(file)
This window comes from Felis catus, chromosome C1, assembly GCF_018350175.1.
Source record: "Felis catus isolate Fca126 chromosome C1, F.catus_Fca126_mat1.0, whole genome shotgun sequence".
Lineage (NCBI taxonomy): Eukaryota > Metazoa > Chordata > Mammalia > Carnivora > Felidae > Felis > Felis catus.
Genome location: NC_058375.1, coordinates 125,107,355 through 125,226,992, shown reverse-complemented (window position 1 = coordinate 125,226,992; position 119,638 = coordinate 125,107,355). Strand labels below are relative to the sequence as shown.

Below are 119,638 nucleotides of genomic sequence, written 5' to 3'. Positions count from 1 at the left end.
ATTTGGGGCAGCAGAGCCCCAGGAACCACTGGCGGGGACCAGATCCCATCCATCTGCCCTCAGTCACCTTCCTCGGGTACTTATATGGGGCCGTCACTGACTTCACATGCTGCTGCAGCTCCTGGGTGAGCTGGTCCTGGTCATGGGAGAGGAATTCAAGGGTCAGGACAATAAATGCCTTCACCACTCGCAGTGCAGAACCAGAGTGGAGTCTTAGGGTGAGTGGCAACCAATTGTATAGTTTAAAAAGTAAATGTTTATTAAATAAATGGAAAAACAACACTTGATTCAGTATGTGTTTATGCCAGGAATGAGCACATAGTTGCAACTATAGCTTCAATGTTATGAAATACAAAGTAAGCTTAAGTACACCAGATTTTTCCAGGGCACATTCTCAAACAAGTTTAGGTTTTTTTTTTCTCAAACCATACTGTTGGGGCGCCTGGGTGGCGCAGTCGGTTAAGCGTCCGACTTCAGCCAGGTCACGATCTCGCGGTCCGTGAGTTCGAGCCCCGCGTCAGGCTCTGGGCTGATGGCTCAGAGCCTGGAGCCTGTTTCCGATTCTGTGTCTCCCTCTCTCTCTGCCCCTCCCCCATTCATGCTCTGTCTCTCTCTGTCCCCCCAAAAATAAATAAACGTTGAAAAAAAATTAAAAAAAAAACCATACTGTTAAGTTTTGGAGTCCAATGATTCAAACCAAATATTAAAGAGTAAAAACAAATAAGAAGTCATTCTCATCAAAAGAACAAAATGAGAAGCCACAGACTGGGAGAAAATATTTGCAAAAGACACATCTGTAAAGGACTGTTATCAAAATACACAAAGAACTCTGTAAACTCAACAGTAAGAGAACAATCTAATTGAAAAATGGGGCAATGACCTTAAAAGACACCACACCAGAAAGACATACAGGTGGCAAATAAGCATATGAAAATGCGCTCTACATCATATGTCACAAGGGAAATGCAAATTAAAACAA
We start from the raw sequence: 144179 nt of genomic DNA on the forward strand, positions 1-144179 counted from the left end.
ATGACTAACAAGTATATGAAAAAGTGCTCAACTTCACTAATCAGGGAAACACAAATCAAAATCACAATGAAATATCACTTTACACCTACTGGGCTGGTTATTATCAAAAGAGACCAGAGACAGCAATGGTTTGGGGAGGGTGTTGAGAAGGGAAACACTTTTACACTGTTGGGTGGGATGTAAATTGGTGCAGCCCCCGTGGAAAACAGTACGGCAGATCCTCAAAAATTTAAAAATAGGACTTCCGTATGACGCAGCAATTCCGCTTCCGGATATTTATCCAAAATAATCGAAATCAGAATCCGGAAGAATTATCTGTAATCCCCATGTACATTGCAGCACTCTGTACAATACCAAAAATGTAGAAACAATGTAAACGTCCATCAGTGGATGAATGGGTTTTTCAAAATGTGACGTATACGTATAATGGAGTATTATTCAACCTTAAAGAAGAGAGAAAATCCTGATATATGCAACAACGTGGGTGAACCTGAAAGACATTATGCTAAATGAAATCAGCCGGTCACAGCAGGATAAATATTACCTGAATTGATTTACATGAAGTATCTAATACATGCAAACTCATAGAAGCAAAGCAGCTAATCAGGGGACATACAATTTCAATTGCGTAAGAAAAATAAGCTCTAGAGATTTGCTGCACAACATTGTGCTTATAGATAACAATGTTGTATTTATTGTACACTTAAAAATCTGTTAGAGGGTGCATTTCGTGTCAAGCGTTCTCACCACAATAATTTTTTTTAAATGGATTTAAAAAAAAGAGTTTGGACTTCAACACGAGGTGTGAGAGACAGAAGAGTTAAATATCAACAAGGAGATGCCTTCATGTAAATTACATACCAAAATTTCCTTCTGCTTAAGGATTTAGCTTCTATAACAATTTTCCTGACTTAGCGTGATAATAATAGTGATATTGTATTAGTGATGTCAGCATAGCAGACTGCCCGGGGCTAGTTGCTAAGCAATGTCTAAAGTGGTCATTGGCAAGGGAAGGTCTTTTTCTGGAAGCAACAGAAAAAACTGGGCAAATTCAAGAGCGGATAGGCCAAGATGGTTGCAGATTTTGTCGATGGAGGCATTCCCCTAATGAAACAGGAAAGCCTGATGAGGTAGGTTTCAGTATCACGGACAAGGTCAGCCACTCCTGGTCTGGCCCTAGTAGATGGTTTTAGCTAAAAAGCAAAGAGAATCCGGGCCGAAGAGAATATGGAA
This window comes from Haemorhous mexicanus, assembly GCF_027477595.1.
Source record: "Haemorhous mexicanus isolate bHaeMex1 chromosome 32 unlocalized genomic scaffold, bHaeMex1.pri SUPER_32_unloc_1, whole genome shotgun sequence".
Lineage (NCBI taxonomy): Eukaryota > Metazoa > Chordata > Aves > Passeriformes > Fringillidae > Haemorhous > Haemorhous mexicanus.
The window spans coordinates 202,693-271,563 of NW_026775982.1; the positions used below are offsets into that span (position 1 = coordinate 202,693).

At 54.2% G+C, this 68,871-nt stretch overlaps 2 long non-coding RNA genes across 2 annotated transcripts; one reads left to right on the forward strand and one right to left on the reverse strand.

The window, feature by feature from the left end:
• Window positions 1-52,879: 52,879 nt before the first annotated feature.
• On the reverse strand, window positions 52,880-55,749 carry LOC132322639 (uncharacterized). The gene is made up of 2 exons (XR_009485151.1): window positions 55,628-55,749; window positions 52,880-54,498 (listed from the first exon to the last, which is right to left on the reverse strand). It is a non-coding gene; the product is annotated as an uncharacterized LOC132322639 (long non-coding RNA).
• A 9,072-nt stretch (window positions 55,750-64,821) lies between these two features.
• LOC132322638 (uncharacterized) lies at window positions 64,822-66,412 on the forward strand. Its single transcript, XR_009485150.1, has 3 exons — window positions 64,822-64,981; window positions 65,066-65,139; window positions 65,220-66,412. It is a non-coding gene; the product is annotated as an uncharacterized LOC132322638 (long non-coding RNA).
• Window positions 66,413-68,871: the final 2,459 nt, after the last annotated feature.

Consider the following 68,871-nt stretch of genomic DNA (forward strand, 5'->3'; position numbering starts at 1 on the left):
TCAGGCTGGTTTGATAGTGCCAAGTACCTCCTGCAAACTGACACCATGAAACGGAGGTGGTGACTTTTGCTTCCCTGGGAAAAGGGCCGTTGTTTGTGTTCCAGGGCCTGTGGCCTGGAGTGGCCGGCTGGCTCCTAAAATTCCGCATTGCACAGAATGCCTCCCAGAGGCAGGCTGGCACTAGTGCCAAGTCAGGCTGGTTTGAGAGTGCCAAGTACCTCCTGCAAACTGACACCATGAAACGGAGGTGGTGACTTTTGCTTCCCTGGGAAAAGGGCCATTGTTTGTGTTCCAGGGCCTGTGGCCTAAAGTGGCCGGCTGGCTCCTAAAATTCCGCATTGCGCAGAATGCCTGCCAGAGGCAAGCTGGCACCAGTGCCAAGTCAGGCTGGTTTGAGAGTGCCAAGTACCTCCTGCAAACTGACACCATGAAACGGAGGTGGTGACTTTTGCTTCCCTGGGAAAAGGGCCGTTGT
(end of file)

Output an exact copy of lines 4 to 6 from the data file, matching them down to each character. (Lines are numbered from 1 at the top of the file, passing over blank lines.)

Genome location: NC_058375.1, coordinates 125,107,355 through 125,226,992, shown reverse-complemented (window position 1 = coordinate 125,226,992; position 119,638 = coordinate 125,107,355). Strand labels below are relative to the sequence as shown.

Below are 119,638 nucleotides of genomic sequence, written 5' to 3'. Positions count from 1 at the left end.
ATTTGGGGCAGCAGAGCCCCAGGAACCACTGGCGGGGACCAGATCCCATCCATCTGCCCTCAGTCACCTTCCTCGGGTACTTATATGGGGCCGTCACTGACTTCACATGCTGCTGCAGCTCCTGGGTGAGCTGGTCCTGGTCATGGGAGAGGAATTCAAGGGTCAGGACAATAAATGCCTTCACCACTCGCAGTGCAGAACCAGAGTGGAGTCTTAGGGTGAGTGGCAACCAATTGTATAGTTTAAAAAGTAAATGTTTATTAAATAAATGGAAAAACAACACTTGATTCAGTATGTGTTTATGCCAGGAATGAGCACATAGTTGCAACTATAGCTTCAATGTTATGAAATACAAAGTAAGCTTAAGTACACCAGATTTTTCCAGGGCACATTCTCAAACAAGTTTAGGTTTTTTTTTTCTCAAACCATACTGTTGGGGCGCCTGGGTGGCGCAGTCGGTTAAGCGTCCGACTTCAGCCAGGTCACGATCTCGCGGTCCGTGAGTTCGAGCCCCGCGTCAGGCTCTGGGCTGATGGCTCAGAGCCTGGAGCCTGTTTCCGATTCTGTGTCTCCCTCTCTCTCTGCCCCTCCCCCATTCATGCTCTGTCTCTCTCTGTCCCCCCAAAAATAAATAAACGTTGAAAAAAAATTAAAAAAAAAACCATACTGTTAAGTTTTGGAGTCCAATGATTCAAACCAAATATTAAAGAGTAAAAACAAATAAGAAGTCATTCTCATCAAAAGAACAAAATGAGAAGCCACAGACTGGGAGAAAATATTTGCAAAAGACACATCTGTAAAGGACTGTTATCAAAATACACAAAGAACTCTGTAAACTCAACAGTAAGAGAACAATCTAATTGAAAAATGGGGCAATGACCTTAAAAGACACCACACCAGAAAGACATACAGGTGGCAAATAAGCATATGAAAATGCGCTCTACATCATATGTCACAAGGGAAATGCAAATTAAAACAA